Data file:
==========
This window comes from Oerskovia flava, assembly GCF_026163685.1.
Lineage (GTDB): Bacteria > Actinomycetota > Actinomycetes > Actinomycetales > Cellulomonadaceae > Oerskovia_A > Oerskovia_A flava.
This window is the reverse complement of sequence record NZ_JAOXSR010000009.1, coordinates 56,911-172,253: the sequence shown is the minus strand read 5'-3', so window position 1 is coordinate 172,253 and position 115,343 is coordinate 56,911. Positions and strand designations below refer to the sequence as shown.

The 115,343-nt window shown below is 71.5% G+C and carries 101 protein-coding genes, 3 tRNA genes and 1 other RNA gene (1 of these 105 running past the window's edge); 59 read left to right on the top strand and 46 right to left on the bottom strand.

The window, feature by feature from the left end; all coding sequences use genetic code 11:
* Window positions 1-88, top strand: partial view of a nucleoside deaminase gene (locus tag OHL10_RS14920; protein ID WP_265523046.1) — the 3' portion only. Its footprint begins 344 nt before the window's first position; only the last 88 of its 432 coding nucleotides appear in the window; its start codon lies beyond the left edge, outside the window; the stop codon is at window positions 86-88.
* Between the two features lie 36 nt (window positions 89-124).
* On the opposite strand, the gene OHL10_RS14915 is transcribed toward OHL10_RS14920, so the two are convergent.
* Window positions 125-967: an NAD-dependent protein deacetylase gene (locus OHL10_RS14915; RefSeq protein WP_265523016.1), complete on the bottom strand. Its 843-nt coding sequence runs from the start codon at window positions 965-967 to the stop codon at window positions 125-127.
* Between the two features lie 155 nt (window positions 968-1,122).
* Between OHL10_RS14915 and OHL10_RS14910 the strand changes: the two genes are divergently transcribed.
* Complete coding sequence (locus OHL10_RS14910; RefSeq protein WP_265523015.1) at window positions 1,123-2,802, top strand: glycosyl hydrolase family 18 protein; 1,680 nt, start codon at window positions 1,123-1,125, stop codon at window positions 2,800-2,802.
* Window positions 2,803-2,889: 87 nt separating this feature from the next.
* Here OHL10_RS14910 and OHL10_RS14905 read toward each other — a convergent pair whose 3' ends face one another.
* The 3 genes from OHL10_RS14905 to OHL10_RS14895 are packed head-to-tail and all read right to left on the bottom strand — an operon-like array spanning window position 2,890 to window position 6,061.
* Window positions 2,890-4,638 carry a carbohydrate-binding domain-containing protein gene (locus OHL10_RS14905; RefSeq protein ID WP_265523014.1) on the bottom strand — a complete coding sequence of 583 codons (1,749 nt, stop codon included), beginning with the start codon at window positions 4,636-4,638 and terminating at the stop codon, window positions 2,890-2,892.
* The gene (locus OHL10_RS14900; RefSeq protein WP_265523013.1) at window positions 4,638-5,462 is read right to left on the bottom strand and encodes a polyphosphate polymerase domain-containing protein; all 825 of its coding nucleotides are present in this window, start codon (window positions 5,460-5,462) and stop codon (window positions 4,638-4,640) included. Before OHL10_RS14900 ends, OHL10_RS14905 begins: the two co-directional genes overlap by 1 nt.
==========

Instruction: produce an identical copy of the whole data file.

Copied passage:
This window comes from Oerskovia flava, assembly GCF_026163685.1.
Lineage (GTDB): Bacteria > Actinomycetota > Actinomycetes > Actinomycetales > Cellulomonadaceae > Oerskovia_A > Oerskovia_A flava.
This window is the reverse complement of sequence record NZ_JAOXSR010000009.1, coordinates 56,911-172,253: the sequence shown is the minus strand read 5'-3', so window position 1 is coordinate 172,253 and position 115,343 is coordinate 56,911. Positions and strand designations below refer to the sequence as shown.

The 115,343-nt window shown below is 71.5% G+C and carries 101 protein-coding genes, 3 tRNA genes and 1 other RNA gene (1 of these 105 running past the window's edge); 59 read left to right on the top strand and 46 right to left on the bottom strand.

The window, feature by feature from the left end; all coding sequences use genetic code 11:
* Window positions 1-88, top strand: partial view of a nucleoside deaminase gene (locus tag OHL10_RS14920; protein ID WP_265523046.1) — the 3' portion only. Its footprint begins 344 nt before the window's first position; only the last 88 of its 432 coding nucleotides appear in the window; its start codon lies beyond the left edge, outside the window; the stop codon is at window positions 86-88.
* Between the two features lie 36 nt (window positions 89-124).
* On the opposite strand, the gene OHL10_RS14915 is transcribed toward OHL10_RS14920, so the two are convergent.
* Window positions 125-967: an NAD-dependent protein deacetylase gene (locus OHL10_RS14915; RefSeq protein WP_265523016.1), complete on the bottom strand. Its 843-nt coding sequence runs from the start codon at window positions 965-967 to the stop codon at window positions 125-127.
* Between the two features lie 155 nt (window positions 968-1,122).
* Between OHL10_RS14915 and OHL10_RS14910 the strand changes: the two genes are divergently transcribed.
* Complete coding sequence (locus OHL10_RS14910; RefSeq protein WP_265523015.1) at window positions 1,123-2,802, top strand: glycosyl hydrolase family 18 protein; 1,680 nt, start codon at window positions 1,123-1,125, stop codon at window positions 2,800-2,802.
* Window positions 2,803-2,889: 87 nt separating this feature from the next.
* Here OHL10_RS14910 and OHL10_RS14905 read toward each other — a convergent pair whose 3' ends face one another.
* The 3 genes from OHL10_RS14905 to OHL10_RS14895 are packed head-to-tail and all read right to left on the bottom strand — an operon-like array spanning window position 2,890 to window position 6,061.
* Window positions 2,890-4,638 carry a carbohydrate-binding domain-containing protein gene (locus OHL10_RS14905; RefSeq protein ID WP_265523014.1) on the bottom strand — a complete coding sequence of 583 codons (1,749 nt, stop codon included), beginning with the start codon at window positions 4,636-4,638 and terminating at the stop codon, window positions 2,890-2,892.
* The gene (locus OHL10_RS14900; RefSeq protein WP_265523013.1) at window positions 4,638-5,462 is read right to left on the bottom strand and encodes a polyphosphate polymerase domain-containing protein; all 825 of its coding nucleotides are present in this window, start codon (window positions 5,460-5,462) and stop codon (window positions 4,638-4,640) included. Before OHL10_RS14900 ends, OHL10_RS14905 begins: the two co-directional genes overlap by 1 nt.